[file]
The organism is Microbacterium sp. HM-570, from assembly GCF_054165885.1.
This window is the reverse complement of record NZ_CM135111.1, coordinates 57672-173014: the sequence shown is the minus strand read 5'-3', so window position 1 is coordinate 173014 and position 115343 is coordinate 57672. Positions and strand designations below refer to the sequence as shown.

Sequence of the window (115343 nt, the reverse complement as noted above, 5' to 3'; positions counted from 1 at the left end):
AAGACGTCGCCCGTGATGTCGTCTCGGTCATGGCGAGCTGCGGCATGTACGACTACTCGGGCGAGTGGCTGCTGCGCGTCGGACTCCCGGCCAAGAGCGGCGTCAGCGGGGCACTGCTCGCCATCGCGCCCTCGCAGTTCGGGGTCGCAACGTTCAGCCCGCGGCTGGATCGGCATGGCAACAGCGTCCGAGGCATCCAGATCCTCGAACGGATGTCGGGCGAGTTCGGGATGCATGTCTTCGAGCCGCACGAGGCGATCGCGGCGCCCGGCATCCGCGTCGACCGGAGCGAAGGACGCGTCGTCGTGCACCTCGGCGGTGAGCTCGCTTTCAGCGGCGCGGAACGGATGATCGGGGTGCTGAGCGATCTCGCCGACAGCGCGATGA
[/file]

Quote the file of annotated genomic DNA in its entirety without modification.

The organism is Microbacterium sp. HM-570, from assembly GCF_054165885.1.
This window is the reverse complement of record NZ_CM135111.1, coordinates 57672-173014: the sequence shown is the minus strand read 5'-3', so window position 1 is coordinate 173014 and position 115343 is coordinate 57672. Positions and strand designations below refer to the sequence as shown.

Sequence of the window (115343 nt, the reverse complement as noted above, 5' to 3'; positions counted from 1 at the left end):
AAGACGTCGCCCGTGATGTCGTCTCGGTCATGGCGAGCTGCGGCATGTACGACTACTCGGGCGAGTGGCTGCTGCGCGTCGGACTCCCGGCCAAGAGCGGCGTCAGCGGGGCACTGCTCGCCATCGCGCCCTCGCAGTTCGGGGTCGCAACGTTCAGCCCGCGGCTGGATCGGCATGGCAACAGCGTCCGAGGCATCCAGATCCTCGAACGGATGTCGGGCGAGTTCGGGATGCATGTCTTCGAGCCGCACGAGGCGATCGCGGCGCCCGGCATCCGCGTCGACCGGAGCGAAGGACGCGTCGTCGTGCACCTCGGCGGTGAGCTCGCTTTCAGCGGCGCGGAACGGATGATCGGGGTGCTGAGCGATCTCGCCGACAGCGCGATGA